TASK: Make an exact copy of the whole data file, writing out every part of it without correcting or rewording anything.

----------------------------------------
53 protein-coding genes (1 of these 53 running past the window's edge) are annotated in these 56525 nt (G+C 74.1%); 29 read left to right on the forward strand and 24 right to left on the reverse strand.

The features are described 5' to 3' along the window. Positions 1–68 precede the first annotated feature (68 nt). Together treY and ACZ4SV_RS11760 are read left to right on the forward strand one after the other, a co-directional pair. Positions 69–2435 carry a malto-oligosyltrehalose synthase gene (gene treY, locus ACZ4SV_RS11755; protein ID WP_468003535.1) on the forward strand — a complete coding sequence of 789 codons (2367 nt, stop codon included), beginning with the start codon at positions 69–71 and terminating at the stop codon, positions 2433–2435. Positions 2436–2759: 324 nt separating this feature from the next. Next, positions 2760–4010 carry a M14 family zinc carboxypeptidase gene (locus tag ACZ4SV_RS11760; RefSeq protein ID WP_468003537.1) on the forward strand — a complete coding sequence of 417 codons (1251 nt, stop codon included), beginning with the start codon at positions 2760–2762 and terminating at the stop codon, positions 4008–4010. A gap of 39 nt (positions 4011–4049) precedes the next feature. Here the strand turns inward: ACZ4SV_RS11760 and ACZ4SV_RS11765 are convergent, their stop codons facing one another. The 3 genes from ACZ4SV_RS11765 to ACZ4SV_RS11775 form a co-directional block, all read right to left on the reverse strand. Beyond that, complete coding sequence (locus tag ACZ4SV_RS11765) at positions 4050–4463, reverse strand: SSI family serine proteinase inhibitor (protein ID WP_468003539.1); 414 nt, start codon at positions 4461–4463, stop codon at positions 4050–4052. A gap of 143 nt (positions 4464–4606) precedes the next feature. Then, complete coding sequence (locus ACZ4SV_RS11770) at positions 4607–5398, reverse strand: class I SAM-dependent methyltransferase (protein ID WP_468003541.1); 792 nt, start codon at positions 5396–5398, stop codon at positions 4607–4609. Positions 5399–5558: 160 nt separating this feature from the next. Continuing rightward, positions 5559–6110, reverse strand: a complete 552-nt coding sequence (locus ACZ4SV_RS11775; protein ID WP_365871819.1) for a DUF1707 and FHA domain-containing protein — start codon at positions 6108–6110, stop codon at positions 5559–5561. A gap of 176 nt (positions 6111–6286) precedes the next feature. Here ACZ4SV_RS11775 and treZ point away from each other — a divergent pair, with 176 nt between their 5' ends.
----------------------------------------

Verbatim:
53 protein-coding genes (1 of these 53 running past the window's edge) are annotated in these 56525 nt (G+C 74.1%); 29 read left to right on the forward strand and 24 right to left on the reverse strand.

The features are described 5' to 3' along the window. Positions 1–68 precede the first annotated feature (68 nt). Together treY and ACZ4SV_RS11760 are read left to right on the forward strand one after the other, a co-directional pair. Positions 69–2435 carry a malto-oligosyltrehalose synthase gene (gene treY, locus ACZ4SV_RS11755; protein ID WP_468003535.1) on the forward strand — a complete coding sequence of 789 codons (2367 nt, stop codon included), beginning with the start codon at positions 69–71 and terminating at the stop codon, positions 2433–2435. Positions 2436–2759: 324 nt separating this feature from the next. Next, positions 2760–4010 carry a M14 family zinc carboxypeptidase gene (locus tag ACZ4SV_RS11760; RefSeq protein ID WP_468003537.1) on the forward strand — a complete coding sequence of 417 codons (1251 nt, stop codon included), beginning with the start codon at positions 2760–2762 and terminating at the stop codon, positions 4008–4010. A gap of 39 nt (positions 4011–4049) precedes the next feature. Here the strand turns inward: ACZ4SV_RS11760 and ACZ4SV_RS11765 are convergent, their stop codons facing one another. The 3 genes from ACZ4SV_RS11765 to ACZ4SV_RS11775 form a co-directional block, all read right to left on the reverse strand. Beyond that, complete coding sequence (locus tag ACZ4SV_RS11765) at positions 4050–4463, reverse strand: SSI family serine proteinase inhibitor (protein ID WP_468003539.1); 414 nt, start codon at positions 4461–4463, stop codon at positions 4050–4052. A gap of 143 nt (positions 4464–4606) precedes the next feature. Then, complete coding sequence (locus ACZ4SV_RS11770) at positions 4607–5398, reverse strand: class I SAM-dependent methyltransferase (protein ID WP_468003541.1); 792 nt, start codon at positions 5396–5398, stop codon at positions 4607–4609. Positions 5399–5558: 160 nt separating this feature from the next. Continuing rightward, positions 5559–6110, reverse strand: a complete 552-nt coding sequence (locus ACZ4SV_RS11775; protein ID WP_365871819.1) for a DUF1707 and FHA domain-containing protein — start codon at positions 6108–6110, stop codon at positions 5559–5561. A gap of 176 nt (positions 6111–6286) precedes the next feature. Here ACZ4SV_RS11775 and treZ point away from each other — a divergent pair, with 176 nt between their 5' ends.